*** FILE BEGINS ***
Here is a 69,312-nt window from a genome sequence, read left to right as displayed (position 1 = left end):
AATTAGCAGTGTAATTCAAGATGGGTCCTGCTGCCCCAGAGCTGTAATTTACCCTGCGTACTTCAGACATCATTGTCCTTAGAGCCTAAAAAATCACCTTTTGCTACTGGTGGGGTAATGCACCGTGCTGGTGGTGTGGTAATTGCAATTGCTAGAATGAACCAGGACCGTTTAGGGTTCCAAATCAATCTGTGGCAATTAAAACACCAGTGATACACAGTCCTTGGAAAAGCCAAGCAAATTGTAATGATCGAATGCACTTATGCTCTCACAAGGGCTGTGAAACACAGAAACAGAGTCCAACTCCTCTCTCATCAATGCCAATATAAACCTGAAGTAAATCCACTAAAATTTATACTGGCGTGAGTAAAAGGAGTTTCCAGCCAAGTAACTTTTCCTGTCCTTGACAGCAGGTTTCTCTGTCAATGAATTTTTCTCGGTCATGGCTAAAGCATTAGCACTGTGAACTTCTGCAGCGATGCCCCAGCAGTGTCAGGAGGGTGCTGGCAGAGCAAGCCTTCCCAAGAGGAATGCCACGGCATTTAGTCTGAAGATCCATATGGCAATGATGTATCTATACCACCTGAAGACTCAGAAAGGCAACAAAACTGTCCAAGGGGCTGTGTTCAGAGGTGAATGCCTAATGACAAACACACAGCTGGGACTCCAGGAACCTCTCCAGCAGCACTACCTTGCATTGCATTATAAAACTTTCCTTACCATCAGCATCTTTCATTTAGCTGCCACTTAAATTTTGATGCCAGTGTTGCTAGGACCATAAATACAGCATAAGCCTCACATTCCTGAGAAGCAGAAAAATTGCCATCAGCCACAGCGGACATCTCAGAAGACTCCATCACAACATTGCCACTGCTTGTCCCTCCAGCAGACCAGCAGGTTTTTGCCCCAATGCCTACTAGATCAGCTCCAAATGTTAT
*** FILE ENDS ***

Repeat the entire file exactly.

Here is a 69,312-nt window from a genome sequence, read left to right as displayed (position 1 = left end):
AATTAGCAGTGTAATTCAAGATGGGTCCTGCTGCCCCAGAGCTGTAATTTACCCTGCGTACTTCAGACATCATTGTCCTTAGAGCCTAAAAAATCACCTTTTGCTACTGGTGGGGTAATGCACCGTGCTGGTGGTGTGGTAATTGCAATTGCTAGAATGAACCAGGACCGTTTAGGGTTCCAAATCAATCTGTGGCAATTAAAACACCAGTGATACACAGTCCTTGGAAAAGCCAAGCAAATTGTAATGATCGAATGCACTTATGCTCTCACAAGGGCTGTGAAACACAGAAACAGAGTCCAACTCCTCTCTCATCAATGCCAATATAAACCTGAAGTAAATCCACTAAAATTTATACTGGCGTGAGTAAAAGGAGTTTCCAGCCAAGTAACTTTTCCTGTCCTTGACAGCAGGTTTCTCTGTCAATGAATTTTTCTCGGTCATGGCTAAAGCATTAGCACTGTGAACTTCTGCAGCGATGCCCCAGCAGTGTCAGGAGGGTGCTGGCAGAGCAAGCCTTCCCAAGAGGAATGCCACGGCATTTAGTCTGAAGATCCATATGGCAATGATGTATCTATACCACCTGAAGACTCAGAAAGGCAACAAAACTGTCCAAGGGGCTGTGTTCAGAGGTGAATGCCTAATGACAAACACACAGCTGGGACTCCAGGAACCTCTCCAGCAGCACTACCTTGCATTGCATTATAAAACTTTCCTTACCATCAGCATCTTTCATTTAGCTGCCACTTAAATTTTGATGCCAGTGTTGCTAGGACCATAAATACAGCATAAGCCTCACATTCCTGAGAAGCAGAAAAATTGCCATCAGCCACAGCGGACATCTCAGAAGACTCCATCACAACATTGCCACTGCTTGTCCCTCCAGCAGACCAGCAGGTTTTTGCCCCAATGCCTACTAGATCAGCTCCAAATGTTAT